To save the New-York Historical Society, we must get involved with what’s happening at the Frick. And to save the Frick, the time for mobilization is now.

LANDMARK WEST! strongly opposes the Frick’s expansion plan. We offer our support to those who are rallying around this important issue, including the Historic Districts Council, FRIENDS of the Upper East Side Historic Districts, The Garden Conservancy, the Garden Club of America, Defenders of the Historic Upper East Side, The Cultural Landscape Foundation, and Uniteto Save the Frick. Visit the Unite website to learn more about what’s at stake if the Frick’s destructive plan is not stopped.

Please SIGN THE PETITION and be sure to spread the word to your networks.

Wednesday, October 15, 2014

How Architecture Works: A Humanist's Toolkit - An Illustrated Talk and Book Signing with Witold Rybczynski

How Architecture Works: A Humanist's Toolkit
An Illustrated Talk and Book Signing with Witold Rybczynski
With an introduction by Jacob Weisberg*

welcoming remarks by Kate Wood

 Tuesday, October 28, 2014 6:30 PM 
 Macaulay Honors College, 35 West 67 Street
How Architecture Works is a humanist's toolkit for thinking about the built environment and seeing it afresh. In his book, Rybczynski says, "Most architecture, a backdrop for our everyday lives, is experienced in bits and pieces - the glimpsed view of a distant spire, the intricacy of a wrought-iron railing, the soaring space of a railroad station waiting room. Sometimes it's just a detail, a well-shaped door handle, a window framing a perfect little view, a rosette carved into a chapel pew. And we say to ourselves, 'How nice. Someone actually thought of that.'"
Modern architecture runs the gamut from fantasy to engineering to retro. This book introduces readers to the rich and varied world of contemporary design, and takes them behind the scenes, showing how architects as varied as Philip Johnson, Frank Gehry, Renzo Piano and Robert A. M. Stern work their magic. From a war memorial in London to an opera house in St. Petersburg, from the National Museum of African American History and Culture in Washington, to an architect's private retreat in downtown Princeton, Rybczynski explains the central elements that constitute good building design.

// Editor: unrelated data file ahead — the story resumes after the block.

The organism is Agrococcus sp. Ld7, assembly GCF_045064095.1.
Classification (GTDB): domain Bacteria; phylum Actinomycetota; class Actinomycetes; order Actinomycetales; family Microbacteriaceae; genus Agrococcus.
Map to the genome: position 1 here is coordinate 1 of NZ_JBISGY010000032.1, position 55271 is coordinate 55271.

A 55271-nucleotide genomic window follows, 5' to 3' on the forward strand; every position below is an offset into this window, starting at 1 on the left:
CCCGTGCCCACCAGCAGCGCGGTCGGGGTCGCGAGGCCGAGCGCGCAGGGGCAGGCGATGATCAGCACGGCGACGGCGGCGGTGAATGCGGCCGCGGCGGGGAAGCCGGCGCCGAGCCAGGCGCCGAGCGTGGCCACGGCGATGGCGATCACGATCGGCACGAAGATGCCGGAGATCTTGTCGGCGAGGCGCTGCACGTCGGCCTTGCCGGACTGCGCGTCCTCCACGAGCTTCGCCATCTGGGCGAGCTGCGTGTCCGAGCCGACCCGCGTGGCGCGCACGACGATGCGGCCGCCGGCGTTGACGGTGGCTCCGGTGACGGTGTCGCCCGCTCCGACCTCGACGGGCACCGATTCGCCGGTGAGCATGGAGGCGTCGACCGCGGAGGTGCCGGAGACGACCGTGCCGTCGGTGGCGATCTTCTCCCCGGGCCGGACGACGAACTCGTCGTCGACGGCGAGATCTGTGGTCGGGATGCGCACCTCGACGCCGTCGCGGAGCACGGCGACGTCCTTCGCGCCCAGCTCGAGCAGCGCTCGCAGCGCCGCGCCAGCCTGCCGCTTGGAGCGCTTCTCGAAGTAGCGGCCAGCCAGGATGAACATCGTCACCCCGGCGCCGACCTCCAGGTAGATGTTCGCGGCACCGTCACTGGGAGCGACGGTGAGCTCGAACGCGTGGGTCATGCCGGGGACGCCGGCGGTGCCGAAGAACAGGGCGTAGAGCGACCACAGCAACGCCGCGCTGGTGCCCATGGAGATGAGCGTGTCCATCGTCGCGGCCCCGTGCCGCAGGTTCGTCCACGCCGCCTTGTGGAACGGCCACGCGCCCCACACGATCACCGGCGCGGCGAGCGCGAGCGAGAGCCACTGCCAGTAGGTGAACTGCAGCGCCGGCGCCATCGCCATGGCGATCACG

"...ever the engaging and thoughtful writer, [Rybczynski] offers a wide-ranging tour of the glories and curiosities, old and new, in the field."  -  Washington Post
"[This] expert, holistic, down-to-earth guide awakens us to architecture's profound humanness."  -  Booklist

*Jacob Weisberg is the Chairman of The Slate Group. He is a writer, editor, and political commentator, whose work has been featured in Vanity Fair, The New York Times Magazine and Newsweek. He is also the author of The Bush Tragedy, a 2008 New York Times bestseller.

Tickets are $20 for LW! members; $25 for non-members;
To inquire about your membership status and/or to purchase tickets
email, or call (212) 496-8110
You may also buy tickets online via Eventbrite.

Friday, August 15, 2014

URGENT: LPC Approves Apthorp Penthouse Addition



LPC Approves Rooftop Penthouse Additions on Apthorp

Landmark West is issuing a call to action to all its members.  It is time to email, snail mail, twitter or phone anyone and every one in City government. Tell them that freezing out the Public is unacceptable.

  • On Tuesday, August 12, 2014, the “11 member” Landmark Preservation Commission appointed by the Mayor voted 6 to Zero to permit the developer to, among other things, permanently deface the rooftop pergolas of the Apthorp Apartments, an architectural gem by Clinton & Russell.